June 15, 2021
February’s birthstone is amethyst, a purple variety of quartz. Amethysts can be found in shades ranging from soft lilac to deep, rich aubergine. These stones have been a favorite of royals as far back as Alexander the Great. They are thought to bring about personal empowerment and quick wittedness, along with a sense of calm and inner strength.
Amethyst has a hardness rating of 7, so it can be used in most any setting. Although it is relatively hard, it can show wear over time and can fade if exposed to strong light over prolonged periods. Some amethysts are heat treated to improve color and clarity, which can result in them becoming more brittle around the edges as compared to natural stones. Generally they are durable enough to withstand ultrasonic cleaning, but steam cleaning should be avoided. As with most gemstones, cleaning with soapy water and a soft brush is best.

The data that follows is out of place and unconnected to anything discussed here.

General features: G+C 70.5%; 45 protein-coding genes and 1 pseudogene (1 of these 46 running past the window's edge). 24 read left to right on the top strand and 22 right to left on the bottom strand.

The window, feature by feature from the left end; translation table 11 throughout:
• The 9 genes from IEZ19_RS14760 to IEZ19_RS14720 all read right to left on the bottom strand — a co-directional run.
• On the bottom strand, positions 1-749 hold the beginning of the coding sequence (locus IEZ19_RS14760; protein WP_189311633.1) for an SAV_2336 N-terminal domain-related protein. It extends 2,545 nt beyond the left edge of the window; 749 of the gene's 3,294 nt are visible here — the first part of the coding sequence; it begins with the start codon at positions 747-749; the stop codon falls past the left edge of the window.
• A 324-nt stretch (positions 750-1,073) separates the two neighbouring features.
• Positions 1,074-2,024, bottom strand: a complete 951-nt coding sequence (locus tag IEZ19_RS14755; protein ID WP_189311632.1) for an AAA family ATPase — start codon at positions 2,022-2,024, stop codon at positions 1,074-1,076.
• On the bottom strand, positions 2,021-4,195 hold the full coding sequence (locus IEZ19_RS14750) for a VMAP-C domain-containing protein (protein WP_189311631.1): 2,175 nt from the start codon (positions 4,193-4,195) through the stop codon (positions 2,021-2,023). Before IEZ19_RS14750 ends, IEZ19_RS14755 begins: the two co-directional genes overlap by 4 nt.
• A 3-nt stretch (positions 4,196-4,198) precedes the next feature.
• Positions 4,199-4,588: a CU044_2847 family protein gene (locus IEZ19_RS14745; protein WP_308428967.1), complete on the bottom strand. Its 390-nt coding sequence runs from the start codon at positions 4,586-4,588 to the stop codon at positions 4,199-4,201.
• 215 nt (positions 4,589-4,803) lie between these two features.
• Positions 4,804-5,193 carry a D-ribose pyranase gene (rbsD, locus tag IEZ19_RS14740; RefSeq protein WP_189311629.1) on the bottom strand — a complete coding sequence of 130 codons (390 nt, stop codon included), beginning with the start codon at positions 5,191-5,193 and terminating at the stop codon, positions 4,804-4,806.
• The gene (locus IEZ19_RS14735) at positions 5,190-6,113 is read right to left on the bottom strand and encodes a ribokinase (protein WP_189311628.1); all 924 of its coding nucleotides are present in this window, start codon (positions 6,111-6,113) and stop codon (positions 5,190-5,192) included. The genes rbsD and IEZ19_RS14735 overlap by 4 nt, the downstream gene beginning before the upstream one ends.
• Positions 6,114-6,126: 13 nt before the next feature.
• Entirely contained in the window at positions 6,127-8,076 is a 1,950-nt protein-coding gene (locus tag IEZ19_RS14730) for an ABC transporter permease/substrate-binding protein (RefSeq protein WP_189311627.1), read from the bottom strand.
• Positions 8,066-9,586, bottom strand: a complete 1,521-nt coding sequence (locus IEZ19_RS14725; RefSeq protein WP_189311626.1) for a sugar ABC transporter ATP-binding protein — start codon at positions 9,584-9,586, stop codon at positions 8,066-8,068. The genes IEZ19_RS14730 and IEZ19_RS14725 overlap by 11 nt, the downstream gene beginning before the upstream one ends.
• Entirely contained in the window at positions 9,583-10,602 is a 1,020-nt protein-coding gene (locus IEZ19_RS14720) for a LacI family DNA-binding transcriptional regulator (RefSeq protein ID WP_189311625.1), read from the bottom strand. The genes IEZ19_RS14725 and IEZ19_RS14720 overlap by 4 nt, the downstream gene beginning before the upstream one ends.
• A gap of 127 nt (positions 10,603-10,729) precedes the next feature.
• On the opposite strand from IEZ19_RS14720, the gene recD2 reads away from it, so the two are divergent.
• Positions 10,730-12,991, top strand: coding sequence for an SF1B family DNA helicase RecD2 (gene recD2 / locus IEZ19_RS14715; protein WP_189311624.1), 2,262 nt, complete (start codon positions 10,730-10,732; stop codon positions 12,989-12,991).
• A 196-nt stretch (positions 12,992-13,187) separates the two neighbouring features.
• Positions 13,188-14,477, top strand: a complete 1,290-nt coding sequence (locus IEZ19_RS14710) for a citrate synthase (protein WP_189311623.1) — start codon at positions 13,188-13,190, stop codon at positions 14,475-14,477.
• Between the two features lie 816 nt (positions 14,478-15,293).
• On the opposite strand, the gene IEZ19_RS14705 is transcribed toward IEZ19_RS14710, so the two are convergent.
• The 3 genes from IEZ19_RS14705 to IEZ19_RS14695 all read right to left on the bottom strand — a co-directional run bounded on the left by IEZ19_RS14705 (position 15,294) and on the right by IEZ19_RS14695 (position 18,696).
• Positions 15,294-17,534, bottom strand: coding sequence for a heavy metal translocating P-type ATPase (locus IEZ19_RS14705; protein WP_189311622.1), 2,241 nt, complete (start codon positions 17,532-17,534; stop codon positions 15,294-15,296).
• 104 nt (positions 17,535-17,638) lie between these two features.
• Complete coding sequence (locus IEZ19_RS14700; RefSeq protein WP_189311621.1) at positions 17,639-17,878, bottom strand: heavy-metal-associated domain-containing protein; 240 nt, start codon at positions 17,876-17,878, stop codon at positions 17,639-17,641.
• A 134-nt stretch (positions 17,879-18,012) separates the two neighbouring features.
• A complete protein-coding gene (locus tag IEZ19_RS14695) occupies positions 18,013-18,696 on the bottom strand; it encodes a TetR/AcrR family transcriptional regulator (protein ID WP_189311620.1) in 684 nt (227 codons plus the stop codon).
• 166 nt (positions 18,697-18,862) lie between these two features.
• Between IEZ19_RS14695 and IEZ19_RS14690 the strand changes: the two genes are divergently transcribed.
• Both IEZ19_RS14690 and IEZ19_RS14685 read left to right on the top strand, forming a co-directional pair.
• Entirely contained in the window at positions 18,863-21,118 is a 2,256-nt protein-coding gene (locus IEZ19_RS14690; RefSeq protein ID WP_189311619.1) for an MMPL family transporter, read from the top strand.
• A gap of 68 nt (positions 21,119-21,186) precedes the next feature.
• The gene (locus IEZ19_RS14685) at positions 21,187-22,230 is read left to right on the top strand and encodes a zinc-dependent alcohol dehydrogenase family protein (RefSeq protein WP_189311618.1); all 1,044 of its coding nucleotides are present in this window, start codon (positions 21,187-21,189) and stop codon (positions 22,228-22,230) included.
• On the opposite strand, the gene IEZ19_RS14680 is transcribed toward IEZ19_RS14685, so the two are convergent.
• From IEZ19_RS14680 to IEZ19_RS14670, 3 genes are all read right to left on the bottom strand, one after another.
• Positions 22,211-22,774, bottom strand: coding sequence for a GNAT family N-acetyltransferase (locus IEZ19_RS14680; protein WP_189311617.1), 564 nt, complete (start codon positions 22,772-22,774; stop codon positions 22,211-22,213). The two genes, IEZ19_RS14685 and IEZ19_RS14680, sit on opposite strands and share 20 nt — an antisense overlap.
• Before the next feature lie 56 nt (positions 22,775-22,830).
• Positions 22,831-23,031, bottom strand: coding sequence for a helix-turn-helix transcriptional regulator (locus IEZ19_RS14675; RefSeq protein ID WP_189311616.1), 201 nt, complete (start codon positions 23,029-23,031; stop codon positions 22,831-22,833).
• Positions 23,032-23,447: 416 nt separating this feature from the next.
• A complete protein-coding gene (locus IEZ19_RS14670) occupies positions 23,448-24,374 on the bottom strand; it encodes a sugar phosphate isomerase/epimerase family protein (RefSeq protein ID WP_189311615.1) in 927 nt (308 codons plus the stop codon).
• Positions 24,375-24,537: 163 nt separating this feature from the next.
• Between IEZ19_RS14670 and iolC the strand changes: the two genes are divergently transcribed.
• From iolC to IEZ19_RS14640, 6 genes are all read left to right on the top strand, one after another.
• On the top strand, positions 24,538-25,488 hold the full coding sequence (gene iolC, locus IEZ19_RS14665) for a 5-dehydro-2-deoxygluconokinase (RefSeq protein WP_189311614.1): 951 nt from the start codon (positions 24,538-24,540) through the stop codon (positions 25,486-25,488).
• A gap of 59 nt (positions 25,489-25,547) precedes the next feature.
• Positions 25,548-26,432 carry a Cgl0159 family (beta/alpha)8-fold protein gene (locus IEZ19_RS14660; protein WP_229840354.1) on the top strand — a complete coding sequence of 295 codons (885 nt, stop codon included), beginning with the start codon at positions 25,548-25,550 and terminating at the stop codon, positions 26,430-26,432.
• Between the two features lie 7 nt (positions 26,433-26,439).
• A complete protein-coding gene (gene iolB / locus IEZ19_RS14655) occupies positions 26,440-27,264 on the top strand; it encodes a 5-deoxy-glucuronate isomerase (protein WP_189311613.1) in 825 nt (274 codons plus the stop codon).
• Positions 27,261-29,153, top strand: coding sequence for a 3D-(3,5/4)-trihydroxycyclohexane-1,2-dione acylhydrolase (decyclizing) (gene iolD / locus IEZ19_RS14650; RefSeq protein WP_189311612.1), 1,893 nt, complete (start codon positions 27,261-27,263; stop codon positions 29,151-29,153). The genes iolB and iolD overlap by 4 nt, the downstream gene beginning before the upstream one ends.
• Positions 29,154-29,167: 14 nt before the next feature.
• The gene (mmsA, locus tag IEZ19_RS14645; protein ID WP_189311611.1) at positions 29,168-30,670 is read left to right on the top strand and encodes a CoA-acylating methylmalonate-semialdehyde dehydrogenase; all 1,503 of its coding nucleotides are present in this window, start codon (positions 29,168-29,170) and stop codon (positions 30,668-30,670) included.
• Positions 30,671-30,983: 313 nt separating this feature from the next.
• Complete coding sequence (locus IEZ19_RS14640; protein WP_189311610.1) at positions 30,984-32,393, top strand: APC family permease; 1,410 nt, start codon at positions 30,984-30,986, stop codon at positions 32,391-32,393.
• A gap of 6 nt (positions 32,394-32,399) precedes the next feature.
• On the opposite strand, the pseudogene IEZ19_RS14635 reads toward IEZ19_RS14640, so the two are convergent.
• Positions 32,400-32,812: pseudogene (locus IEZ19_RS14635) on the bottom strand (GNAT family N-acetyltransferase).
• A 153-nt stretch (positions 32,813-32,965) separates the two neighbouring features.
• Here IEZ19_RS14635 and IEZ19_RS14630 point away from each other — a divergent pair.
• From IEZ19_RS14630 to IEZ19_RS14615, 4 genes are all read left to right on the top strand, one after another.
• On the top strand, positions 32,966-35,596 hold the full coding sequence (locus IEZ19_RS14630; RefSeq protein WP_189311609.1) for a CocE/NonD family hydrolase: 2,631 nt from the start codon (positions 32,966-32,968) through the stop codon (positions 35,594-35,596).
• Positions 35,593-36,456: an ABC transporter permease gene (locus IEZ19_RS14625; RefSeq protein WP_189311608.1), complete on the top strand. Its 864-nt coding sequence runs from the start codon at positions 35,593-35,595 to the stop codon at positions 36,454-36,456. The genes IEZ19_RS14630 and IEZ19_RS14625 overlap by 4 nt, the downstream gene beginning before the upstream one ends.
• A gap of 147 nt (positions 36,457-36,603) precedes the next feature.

Prior to the 19th century amethyst was primarily mined in Russia. Discoveries of deposits in other regions broadened mining efforts, as well as the availability of this royal stone. Today amethyst mines are found around the globe, but many of the highest quality stones are found in Africa, specifically in Zambia. South America and Bolivia are also great sources of this prized stone. The Anahi mine in Bolivia was forgotten about for three centuries, but is now a valuable site due to its abundance of an unusual mixed stone composed of amethyst and citrine, ametrine. There are small deposits of amethyst throughout the United States as well. One popular source of dark purple and purple/red amethysts is the Mazatzal Mountain region in Arizona.
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